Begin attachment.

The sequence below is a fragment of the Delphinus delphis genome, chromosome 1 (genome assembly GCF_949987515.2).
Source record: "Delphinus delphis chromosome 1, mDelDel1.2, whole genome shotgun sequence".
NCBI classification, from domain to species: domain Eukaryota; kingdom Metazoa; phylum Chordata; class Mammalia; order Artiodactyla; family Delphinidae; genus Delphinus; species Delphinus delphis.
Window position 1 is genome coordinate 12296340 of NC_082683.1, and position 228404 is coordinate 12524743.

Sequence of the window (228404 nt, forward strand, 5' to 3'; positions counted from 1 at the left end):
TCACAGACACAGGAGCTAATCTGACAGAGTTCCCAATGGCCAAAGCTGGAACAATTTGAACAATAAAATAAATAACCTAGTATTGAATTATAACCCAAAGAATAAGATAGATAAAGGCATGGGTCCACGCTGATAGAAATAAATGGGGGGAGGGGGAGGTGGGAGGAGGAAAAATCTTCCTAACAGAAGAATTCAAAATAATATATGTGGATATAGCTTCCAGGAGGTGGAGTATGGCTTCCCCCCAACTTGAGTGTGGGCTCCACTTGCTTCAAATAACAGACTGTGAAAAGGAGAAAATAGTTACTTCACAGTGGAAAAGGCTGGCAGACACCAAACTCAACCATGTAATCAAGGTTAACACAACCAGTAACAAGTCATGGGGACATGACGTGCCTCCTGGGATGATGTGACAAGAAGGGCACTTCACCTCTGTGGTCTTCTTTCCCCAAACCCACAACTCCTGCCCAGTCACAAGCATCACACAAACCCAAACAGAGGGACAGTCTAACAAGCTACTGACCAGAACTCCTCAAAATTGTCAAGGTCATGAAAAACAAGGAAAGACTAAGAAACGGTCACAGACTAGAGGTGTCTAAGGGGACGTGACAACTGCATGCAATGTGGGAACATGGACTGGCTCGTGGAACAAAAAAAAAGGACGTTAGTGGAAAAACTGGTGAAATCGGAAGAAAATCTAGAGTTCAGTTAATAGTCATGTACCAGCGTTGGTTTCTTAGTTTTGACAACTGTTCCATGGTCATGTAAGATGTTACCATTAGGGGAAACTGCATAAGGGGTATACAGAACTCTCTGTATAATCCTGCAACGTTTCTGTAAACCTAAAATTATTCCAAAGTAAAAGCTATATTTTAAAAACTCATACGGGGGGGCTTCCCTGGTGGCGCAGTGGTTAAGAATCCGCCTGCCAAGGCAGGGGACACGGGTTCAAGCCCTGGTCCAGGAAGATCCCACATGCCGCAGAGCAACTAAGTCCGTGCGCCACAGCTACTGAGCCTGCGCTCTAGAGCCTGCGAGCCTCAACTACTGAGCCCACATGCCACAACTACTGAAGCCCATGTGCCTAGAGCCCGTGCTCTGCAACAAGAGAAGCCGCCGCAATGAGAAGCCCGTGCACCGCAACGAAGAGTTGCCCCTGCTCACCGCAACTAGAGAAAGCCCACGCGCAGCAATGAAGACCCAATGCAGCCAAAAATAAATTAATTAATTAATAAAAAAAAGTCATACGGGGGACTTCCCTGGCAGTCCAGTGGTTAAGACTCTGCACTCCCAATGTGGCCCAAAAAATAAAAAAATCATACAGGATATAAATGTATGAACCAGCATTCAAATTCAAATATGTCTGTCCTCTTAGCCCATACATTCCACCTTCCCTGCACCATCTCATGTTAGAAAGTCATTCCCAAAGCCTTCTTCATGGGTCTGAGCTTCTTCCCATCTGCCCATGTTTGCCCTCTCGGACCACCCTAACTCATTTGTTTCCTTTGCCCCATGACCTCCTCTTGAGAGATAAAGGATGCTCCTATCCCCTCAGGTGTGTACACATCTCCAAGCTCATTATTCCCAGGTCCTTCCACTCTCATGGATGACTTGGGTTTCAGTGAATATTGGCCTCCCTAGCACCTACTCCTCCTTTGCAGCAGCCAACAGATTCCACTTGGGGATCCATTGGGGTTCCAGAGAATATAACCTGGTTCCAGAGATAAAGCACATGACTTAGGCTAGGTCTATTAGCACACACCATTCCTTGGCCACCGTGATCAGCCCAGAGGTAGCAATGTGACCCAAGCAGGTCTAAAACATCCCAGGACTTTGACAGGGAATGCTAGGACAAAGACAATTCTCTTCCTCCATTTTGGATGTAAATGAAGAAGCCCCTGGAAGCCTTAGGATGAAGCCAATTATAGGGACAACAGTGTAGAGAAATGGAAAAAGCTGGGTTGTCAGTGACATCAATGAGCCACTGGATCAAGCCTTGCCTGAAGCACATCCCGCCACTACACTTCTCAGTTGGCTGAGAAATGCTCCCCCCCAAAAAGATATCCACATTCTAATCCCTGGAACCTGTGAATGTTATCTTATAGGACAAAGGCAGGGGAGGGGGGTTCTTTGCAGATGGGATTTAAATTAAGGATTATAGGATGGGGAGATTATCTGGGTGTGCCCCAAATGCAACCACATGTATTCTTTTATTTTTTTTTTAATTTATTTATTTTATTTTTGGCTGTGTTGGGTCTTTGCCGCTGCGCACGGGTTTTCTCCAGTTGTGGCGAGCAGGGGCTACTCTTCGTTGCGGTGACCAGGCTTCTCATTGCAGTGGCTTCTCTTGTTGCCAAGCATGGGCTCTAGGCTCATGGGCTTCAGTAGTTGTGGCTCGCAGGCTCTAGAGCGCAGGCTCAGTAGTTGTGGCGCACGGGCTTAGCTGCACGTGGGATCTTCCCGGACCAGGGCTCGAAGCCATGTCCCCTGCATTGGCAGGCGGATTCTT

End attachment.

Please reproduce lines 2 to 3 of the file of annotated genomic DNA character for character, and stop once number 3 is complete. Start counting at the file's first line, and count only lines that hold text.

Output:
Source record: "Delphinus delphis chromosome 1, mDelDel1.2, whole genome shotgun sequence".
NCBI classification, from domain to species: domain Eukaryota; kingdom Metazoa; phylum Chordata; class Mammalia; order Artiodactyla; family Delphinidae; genus Delphinus; species Delphinus delphis.